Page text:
I’ve been feeding the birds in my backyard ever since that morning eight years ago when I noticed several black-hooded birds hopping around the overgrown garden of our new home on Gabriola Island. They made an odd, metallic chip, chip, chip noise that forced me to sit up and pay attention. Once I started looking, of course, I saw all kinds of birds, many much more colourful than the Dark-eyed Juncos that I now refer to as ‘my gateway drug’, and many with a much more beautiful song, like this male House Finch.
House Finch couple in tree. Beauty and oh that song!
I was quickly hooked. It was all so easy: all I had to do was put out seed and suet and fresh water in return for a never-ending supply of avian visitors that charmed and entertained me. Friends and family were flying all over the world in search of adventure; I just had to sit on my deck. A glorious win-win.
Birds can read, right?
Deck from which I often sit and watch.
The first Rufous Hummer arrived here on March 15 this year, same as most other years, as I watched from the deck.
A winter quiz: How many Dark-eyed Juncos do you see?
The Northern Flicker likes this natural feeder.
Then, one day, tragedy struck. A window strike. Fortunately, the little Pine Siskin survived – although many birds do so, in the short term, only to die later of internal injuries.
Pine Siskin resting after hitting sliding glass door
Over the years I’ve lost too many birds to the windows (one is too many!) and have experimented with various ‘solutions’, including decals and keeping drapes closed in order to reduce the perception of a flyway. So far, the solution that has worked the best is the American Bird Conservancy Tape. http://blog.aba.org/2012/02/is-bird-tape-the-solution-for-window-kills.html) Since installing it on our garden room windows we haven’t had any bird strikes – that we know of. I just ordered some more for other windows.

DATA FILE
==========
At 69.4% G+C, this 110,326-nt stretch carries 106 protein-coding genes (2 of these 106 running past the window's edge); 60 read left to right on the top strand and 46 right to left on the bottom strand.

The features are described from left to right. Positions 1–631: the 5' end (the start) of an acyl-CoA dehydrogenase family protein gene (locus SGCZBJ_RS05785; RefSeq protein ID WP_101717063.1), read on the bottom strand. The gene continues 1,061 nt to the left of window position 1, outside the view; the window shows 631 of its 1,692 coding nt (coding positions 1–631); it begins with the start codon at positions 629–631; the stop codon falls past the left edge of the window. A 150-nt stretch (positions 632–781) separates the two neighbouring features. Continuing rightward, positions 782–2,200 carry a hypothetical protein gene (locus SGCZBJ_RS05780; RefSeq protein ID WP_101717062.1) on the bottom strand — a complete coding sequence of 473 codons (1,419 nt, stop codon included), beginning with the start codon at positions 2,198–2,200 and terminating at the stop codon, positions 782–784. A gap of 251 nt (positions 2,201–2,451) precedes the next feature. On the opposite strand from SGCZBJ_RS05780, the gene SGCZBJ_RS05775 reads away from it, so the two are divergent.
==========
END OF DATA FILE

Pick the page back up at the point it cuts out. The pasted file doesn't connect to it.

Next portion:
Garden Room with ABC tape applied.
Sometimes one of “my birds” is taken by a bird of prey. Last fall when a Cooper’s Hawk stopped by for a meal, I spent an hour trying to get the Steller’s Jays to ignore the peanuts I’d put out and get back up into the blasted trees! Fortunately, all seven jays survived to tell the tale another day – probably a tale about the woman in the back yard flailing her arms and hooting and hollering like a maniac.
What? I’m busy!
But I can’t be there 24/7 to shoo away hungry hawks. I’ve witnessed them munching on a junco on the back fence and seen remnants of kills in the gardens several times. The rational part of me screams, as I write this, “The hawks need to eat too!” Another part of me answers, dejectedly, “I know this.” But the reality is that by encouraging birds to congregate in one spot, a feeder, they become easy pickin’s for birds of prey.
And don’t get me started about cats!
Cat behind bars. :)
See the sad stats on kills-by-cat here: http://theoatmeal.com/comics/cats_actually_kill) Although I adore INDOOR cats and am averse to violence, I have been known to keep a long handled water gun at the ready. (It’s ridiculous, of course, does nothing but make me feel slightly less helpless, since by the time I open the door and aim the thing, the cat is already high-tailing it out of its favourite spot under a feeder.) Maybe I should deliver scrunchies to all the roaming cat-owners in the neighbourhood? http://www.abc.net.au/news/2015-03-20/scrunchies-prevent-wildlife-death-study-finds/6337222?pfm=ms